On the eighteenth day after we had passed the Island of Otaheite, mentioned by Captain Cook as the place from whence they brought Omai, a hurricane blew our ship at least one thousand leagues above the surface of the water, and kept it at the height till a fresh gale arising filled the sails in every part, and onwards we travelled at a prodigious rate; thus we proceeded above the clouds for six weeks. At last we discovered a great land in the sky, like a shining island, round and bright, where, coming into a convenient harbour, we went on shore, and soon found it was inhabited.
Below us we saw another earth, containing cities, trees, mountains, rivers, seas, etc. which we conjectured was this world which we had left. Here we saw huge figures riding upon vultures of a prodigious size, and each of them having three heads. To form some idea of the magnitude of these birds, I must inform you that each of their wings is as wide and six times the length of the main sheet of our vessel, which was about six hundred tons burthen. Thus, instead of riding upon horses, as we do in this world, the inhabitants of the moon (for we now found we were in Madam Luna) fly about on these birds.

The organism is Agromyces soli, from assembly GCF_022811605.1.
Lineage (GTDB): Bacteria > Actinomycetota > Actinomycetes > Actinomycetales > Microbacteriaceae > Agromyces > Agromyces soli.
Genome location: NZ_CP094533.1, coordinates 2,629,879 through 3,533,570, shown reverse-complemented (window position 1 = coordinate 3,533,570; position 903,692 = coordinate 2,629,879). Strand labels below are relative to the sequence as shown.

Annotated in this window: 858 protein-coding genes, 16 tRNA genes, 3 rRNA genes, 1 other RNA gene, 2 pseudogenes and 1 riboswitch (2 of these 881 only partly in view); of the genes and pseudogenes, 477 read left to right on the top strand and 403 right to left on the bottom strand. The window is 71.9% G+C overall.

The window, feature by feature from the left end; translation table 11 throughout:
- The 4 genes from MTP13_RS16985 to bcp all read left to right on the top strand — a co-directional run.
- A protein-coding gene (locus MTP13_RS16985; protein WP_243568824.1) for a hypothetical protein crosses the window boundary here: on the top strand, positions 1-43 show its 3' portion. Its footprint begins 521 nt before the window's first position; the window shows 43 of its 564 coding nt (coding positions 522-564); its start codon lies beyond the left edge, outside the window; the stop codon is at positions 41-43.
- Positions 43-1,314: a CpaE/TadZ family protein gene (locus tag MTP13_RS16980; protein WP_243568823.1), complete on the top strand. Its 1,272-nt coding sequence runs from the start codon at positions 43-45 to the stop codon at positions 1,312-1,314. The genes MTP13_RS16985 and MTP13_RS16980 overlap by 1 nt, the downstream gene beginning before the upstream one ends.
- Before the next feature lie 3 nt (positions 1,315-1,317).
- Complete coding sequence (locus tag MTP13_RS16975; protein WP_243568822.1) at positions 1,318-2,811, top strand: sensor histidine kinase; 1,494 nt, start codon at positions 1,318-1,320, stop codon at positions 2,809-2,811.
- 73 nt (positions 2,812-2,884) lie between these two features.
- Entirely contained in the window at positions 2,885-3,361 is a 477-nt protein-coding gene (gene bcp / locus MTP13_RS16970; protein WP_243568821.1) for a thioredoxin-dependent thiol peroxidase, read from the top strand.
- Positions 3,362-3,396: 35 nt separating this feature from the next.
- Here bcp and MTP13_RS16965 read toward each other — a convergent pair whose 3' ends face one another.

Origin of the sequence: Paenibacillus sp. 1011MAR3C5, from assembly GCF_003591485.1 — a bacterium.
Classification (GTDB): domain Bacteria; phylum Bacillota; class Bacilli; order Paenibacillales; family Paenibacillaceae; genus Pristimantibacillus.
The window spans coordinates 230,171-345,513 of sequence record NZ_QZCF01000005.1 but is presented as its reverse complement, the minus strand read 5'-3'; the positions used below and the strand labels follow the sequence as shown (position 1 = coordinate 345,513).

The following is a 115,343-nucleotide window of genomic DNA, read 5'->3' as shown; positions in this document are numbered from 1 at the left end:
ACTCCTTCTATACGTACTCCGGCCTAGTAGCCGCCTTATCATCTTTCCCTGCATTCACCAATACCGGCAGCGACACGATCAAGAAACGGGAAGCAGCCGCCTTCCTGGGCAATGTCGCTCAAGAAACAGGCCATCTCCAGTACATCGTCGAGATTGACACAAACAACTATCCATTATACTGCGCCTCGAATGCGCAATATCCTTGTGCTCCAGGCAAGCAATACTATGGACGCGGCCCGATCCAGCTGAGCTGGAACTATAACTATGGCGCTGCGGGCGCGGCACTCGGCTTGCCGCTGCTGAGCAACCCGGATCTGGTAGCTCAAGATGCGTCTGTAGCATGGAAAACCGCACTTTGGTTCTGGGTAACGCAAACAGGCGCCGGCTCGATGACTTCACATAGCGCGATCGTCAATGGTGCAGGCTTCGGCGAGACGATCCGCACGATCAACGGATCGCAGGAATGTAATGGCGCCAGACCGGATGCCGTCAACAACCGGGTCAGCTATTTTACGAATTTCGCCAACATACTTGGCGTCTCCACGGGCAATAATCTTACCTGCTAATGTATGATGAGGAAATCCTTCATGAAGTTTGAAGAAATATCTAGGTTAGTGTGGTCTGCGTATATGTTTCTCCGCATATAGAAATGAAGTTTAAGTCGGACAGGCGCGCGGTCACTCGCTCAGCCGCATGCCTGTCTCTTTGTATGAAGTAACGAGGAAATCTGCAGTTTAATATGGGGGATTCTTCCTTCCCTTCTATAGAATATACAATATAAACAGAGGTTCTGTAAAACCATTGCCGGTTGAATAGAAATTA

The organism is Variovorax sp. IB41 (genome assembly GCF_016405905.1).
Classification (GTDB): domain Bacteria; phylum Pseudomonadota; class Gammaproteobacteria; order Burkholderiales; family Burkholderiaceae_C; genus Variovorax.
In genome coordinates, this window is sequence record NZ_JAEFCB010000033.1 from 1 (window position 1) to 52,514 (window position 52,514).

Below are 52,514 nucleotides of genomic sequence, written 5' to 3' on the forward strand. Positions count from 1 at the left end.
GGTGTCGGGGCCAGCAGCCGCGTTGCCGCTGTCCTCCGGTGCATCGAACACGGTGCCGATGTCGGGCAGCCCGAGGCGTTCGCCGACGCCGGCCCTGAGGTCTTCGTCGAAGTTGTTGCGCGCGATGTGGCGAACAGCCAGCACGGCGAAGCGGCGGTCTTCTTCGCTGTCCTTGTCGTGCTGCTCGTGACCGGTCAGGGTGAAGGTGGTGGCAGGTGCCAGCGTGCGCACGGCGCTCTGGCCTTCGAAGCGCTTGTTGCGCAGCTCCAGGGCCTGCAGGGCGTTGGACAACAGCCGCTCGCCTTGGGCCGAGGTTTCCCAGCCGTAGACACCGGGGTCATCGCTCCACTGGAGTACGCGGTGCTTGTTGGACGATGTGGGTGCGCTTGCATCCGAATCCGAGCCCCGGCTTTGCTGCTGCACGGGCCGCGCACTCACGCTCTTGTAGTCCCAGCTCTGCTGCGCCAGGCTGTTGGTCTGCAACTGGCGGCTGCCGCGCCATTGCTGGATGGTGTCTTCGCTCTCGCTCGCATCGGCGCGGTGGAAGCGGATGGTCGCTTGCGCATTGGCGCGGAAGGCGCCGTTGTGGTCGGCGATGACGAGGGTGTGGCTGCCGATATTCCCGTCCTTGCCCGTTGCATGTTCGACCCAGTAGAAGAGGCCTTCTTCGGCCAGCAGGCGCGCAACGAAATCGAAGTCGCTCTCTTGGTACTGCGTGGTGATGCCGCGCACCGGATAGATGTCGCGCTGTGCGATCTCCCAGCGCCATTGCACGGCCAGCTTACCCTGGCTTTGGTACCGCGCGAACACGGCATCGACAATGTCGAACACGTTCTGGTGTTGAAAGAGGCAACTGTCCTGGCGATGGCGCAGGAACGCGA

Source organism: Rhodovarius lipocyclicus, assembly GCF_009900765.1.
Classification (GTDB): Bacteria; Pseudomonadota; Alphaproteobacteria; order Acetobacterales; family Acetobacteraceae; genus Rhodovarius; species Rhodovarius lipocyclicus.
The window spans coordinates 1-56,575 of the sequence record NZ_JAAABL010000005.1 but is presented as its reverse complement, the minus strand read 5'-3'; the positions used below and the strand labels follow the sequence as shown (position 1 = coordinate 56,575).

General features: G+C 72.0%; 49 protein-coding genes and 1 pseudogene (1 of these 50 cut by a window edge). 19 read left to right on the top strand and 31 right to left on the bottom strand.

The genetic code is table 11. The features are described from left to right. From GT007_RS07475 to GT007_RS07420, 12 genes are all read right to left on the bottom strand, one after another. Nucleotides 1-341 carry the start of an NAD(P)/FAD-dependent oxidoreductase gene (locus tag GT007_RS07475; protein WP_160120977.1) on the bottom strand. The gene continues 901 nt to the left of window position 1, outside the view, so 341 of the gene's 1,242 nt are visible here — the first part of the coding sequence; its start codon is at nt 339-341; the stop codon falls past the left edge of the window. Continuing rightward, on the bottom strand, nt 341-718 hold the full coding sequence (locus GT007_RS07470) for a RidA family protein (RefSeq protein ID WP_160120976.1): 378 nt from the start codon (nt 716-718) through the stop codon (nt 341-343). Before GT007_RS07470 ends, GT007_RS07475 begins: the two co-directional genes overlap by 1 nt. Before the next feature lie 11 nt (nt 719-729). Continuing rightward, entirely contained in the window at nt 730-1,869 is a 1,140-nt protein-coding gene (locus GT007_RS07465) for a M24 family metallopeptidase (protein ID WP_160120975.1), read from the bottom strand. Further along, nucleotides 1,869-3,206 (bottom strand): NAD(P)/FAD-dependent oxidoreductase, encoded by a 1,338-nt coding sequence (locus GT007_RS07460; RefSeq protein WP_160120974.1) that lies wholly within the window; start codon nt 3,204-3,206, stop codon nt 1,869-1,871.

–from Chapter XVIII: A Second Trip to the Moon
The Surprising Adventures of Baron Münchhausen
By Rudolph Erich Raspe
The Münchhausen stories were first collected and published (in German) anonymously in 1781. They were basically the tall tales of this guy who went and fought some Ottomans and came back bragging about how he’d ridden on cannonballs and defeated swaths of Turks with the bat of his eyelashes — stuff like that.
The first English language version was published in London four years later, by Rudolf Erich Raspe — this version included a clutch of additional hyperbole, some of which reportedly pissed off the old Baron — presumably because they were more imaginative than he could muster.
Anyway, a year after that, Gottfried Bürger translated Raspe’s stories back into German and added some stuff to them. Then the Russians translated it and added stuff, then the Italians, the French, you name it — so that by the 19th century there were over 100 various editions!
I think that makes this text pretty freaking interesting. It’s kinda like a multicultural exquisite corpse.
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Now imagine if the various restrictions, like the fear of copyright infringement, like the predominance of the author, were challenged and lifted from current discourse and practice, how contemporary literature would be similarly enriched.